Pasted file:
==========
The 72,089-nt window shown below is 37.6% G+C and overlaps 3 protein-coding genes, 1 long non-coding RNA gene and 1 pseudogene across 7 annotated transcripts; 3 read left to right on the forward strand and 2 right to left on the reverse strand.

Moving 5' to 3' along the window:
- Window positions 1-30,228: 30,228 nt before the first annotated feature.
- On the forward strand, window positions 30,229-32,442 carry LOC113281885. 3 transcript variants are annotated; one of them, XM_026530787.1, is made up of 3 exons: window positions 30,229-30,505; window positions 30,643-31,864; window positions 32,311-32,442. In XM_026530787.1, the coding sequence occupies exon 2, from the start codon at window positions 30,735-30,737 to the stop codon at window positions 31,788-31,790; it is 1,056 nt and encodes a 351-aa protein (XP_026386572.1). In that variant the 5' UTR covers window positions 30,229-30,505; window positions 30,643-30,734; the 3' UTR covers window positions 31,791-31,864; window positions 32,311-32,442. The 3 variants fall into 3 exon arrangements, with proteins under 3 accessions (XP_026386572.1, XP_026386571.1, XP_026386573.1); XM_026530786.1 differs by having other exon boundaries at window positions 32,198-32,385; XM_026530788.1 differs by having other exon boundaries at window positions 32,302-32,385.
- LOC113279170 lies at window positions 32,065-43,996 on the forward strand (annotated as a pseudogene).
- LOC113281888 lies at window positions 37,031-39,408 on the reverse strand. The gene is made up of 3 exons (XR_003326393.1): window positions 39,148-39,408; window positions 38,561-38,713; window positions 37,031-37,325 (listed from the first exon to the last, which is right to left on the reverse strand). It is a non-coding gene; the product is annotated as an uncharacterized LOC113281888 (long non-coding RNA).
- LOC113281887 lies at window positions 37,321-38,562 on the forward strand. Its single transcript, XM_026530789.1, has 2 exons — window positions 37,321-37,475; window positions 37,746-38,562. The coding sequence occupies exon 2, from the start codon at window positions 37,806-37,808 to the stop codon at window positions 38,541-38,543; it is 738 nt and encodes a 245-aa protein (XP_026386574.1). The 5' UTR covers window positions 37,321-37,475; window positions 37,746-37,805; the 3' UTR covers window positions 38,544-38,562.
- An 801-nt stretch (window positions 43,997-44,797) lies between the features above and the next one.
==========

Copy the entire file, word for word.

The 72,089-nt window shown below is 37.6% G+C and overlaps 3 protein-coding genes, 1 long non-coding RNA gene and 1 pseudogene across 7 annotated transcripts; 3 read left to right on the forward strand and 2 right to left on the reverse strand.

Moving 5' to 3' along the window:
- Window positions 1-30,228: 30,228 nt before the first annotated feature.
- On the forward strand, window positions 30,229-32,442 carry LOC113281885. 3 transcript variants are annotated; one of them, XM_026530787.1, is made up of 3 exons: window positions 30,229-30,505; window positions 30,643-31,864; window positions 32,311-32,442. In XM_026530787.1, the coding sequence occupies exon 2, from the start codon at window positions 30,735-30,737 to the stop codon at window positions 31,788-31,790; it is 1,056 nt and encodes a 351-aa protein (XP_026386572.1). In that variant the 5' UTR covers window positions 30,229-30,505; window positions 30,643-30,734; the 3' UTR covers window positions 31,791-31,864; window positions 32,311-32,442. The 3 variants fall into 3 exon arrangements, with proteins under 3 accessions (XP_026386572.1, XP_026386571.1, XP_026386573.1); XM_026530786.1 differs by having other exon boundaries at window positions 32,198-32,385; XM_026530788.1 differs by having other exon boundaries at window positions 32,302-32,385.
- LOC113279170 lies at window positions 32,065-43,996 on the forward strand (annotated as a pseudogene).
- LOC113281888 lies at window positions 37,031-39,408 on the reverse strand. The gene is made up of 3 exons (XR_003326393.1): window positions 39,148-39,408; window positions 38,561-38,713; window positions 37,031-37,325 (listed from the first exon to the last, which is right to left on the reverse strand). It is a non-coding gene; the product is annotated as an uncharacterized LOC113281888 (long non-coding RNA).
- LOC113281887 lies at window positions 37,321-38,562 on the forward strand. Its single transcript, XM_026530789.1, has 2 exons — window positions 37,321-37,475; window positions 37,746-38,562. The coding sequence occupies exon 2, from the start codon at window positions 37,806-37,808 to the stop codon at window positions 38,541-38,543; it is 738 nt and encodes a 245-aa protein (XP_026386574.1). The 5' UTR covers window positions 37,321-37,475; window positions 37,746-37,805; the 3' UTR covers window positions 38,544-38,562.
- An 801-nt stretch (window positions 43,997-44,797) lies between the features above and the next one.